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dc.contributor.authorMOLLER, Jorgen
dc.date.accessioned2011-04-19T12:48:55Z
dc.date.available2011-04-19T12:48:55Z
dc.date.issued2008
dc.identifier.citationAustralian Journal of Political Science, 2008, 43, 3, 555-561
dc.identifier.issn1036-1146
dc.identifier.urihttp://hdl.handle.net/1814/16569
dc.description.abstractAlmost a decade ago, Fareed Zakaria published an article claiming that 'illiberal democracies', i.e., countries combining the presence of free and fair elections with the absence of constitutional liberalism, were on the rise in the present; and were beckoning as a new species of democracy in the future. In this research note, I revisit and reassess Zakaria's claim. On the basis of a simple conceptual critique-that it is logically necessary to treat the two components of liberal democracy as different attributes, conceptually independent of each other-I reach an equally simple empirical conclusion: illiberal democracies were not really on the rise in the 1990s and they have decreased rapidly in the 2000s. The latter finding even comes out using Zakaria's own, arguably flawed, conceptualization.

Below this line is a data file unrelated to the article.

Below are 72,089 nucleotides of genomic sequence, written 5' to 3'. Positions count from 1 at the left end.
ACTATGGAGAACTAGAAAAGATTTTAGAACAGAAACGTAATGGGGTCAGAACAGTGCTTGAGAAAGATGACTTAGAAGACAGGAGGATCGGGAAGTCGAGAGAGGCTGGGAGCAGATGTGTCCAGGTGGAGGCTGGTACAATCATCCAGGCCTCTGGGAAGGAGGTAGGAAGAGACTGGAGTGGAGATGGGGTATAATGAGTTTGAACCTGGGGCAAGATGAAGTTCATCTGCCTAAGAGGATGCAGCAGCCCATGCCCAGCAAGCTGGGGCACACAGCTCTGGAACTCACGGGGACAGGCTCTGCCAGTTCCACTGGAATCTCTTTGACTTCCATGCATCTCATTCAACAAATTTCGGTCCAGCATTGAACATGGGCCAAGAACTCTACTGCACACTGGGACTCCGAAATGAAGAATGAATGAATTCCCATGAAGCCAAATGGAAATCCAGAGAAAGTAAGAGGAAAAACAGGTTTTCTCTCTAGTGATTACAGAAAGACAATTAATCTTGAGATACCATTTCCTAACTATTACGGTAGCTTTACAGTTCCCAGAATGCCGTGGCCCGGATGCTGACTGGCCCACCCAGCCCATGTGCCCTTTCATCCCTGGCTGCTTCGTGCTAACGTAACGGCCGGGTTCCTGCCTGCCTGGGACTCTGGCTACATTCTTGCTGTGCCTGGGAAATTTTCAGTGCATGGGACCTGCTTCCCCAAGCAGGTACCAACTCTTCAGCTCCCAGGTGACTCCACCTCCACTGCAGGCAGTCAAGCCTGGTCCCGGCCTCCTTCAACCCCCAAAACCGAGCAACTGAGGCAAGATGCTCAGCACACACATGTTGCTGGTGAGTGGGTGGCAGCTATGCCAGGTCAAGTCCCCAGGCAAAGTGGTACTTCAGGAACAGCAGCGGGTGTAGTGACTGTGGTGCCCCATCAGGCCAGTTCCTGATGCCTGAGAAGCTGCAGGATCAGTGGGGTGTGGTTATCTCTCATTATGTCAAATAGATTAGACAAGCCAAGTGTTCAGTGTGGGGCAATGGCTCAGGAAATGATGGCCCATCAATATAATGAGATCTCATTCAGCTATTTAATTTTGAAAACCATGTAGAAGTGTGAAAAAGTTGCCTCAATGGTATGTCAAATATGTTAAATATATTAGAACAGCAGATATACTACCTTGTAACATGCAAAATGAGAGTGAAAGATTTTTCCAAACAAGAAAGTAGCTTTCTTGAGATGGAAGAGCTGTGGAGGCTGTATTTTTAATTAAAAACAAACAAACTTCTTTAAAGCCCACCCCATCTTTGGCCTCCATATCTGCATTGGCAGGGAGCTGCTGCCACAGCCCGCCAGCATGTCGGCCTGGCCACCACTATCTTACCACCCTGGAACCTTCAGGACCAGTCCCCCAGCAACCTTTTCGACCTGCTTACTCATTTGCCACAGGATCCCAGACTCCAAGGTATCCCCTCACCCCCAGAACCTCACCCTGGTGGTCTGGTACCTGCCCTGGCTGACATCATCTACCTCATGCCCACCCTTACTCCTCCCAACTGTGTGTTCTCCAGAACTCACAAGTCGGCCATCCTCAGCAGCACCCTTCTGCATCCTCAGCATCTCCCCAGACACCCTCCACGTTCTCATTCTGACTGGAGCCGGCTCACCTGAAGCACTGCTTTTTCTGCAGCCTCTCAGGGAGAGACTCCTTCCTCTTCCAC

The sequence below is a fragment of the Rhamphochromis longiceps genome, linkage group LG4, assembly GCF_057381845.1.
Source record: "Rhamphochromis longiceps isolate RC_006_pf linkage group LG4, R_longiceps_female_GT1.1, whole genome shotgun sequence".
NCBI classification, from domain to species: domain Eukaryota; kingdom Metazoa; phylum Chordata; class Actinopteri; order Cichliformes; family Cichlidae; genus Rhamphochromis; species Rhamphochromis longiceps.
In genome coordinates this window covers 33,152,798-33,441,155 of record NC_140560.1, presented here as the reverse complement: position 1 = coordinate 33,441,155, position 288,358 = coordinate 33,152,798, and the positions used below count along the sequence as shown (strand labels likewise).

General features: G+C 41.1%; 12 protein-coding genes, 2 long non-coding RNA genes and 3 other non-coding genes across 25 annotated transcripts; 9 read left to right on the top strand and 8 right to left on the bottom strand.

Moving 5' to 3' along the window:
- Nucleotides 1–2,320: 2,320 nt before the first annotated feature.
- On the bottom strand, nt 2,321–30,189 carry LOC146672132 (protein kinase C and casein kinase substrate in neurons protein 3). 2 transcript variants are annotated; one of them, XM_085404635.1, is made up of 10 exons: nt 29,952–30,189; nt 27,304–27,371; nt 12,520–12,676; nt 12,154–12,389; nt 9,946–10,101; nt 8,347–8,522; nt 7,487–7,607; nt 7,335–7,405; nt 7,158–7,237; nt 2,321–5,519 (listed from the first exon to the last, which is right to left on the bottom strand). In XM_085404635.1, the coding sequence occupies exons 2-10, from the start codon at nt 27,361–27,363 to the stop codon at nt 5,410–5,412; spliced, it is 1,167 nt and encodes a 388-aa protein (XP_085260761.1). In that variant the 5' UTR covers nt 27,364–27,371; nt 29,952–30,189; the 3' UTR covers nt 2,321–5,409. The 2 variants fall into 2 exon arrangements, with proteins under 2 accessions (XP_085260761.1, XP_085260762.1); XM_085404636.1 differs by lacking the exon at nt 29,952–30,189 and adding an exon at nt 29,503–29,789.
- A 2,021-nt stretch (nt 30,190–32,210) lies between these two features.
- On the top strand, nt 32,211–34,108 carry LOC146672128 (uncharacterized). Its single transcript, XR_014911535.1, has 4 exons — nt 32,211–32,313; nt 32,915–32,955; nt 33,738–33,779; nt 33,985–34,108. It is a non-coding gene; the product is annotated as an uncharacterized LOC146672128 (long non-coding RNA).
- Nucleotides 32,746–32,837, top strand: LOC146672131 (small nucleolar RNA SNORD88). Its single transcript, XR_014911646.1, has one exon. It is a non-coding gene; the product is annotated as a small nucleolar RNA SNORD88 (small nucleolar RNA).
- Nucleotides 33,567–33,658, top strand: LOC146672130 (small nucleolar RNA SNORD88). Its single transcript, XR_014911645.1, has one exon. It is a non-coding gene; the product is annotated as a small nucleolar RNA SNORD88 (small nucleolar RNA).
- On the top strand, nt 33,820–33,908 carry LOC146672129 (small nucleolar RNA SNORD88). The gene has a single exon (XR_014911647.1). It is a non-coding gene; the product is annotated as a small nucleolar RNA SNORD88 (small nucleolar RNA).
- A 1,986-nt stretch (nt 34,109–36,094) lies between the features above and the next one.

dc.language.isoen
dc.publisherRoutledge Journals, Taylor & Francis Ltd
dc.titleA Critical Note on 'The Rise of Illiberal Democracy'
dc.typeArticle
dc.identifier.doi10.1080/10361140802267316
dc.identifier.volume43
dc.identifier.startpage555
dc.identifier.endpage561
eui.subscribe.skiptrue
dc.identifier.issue3


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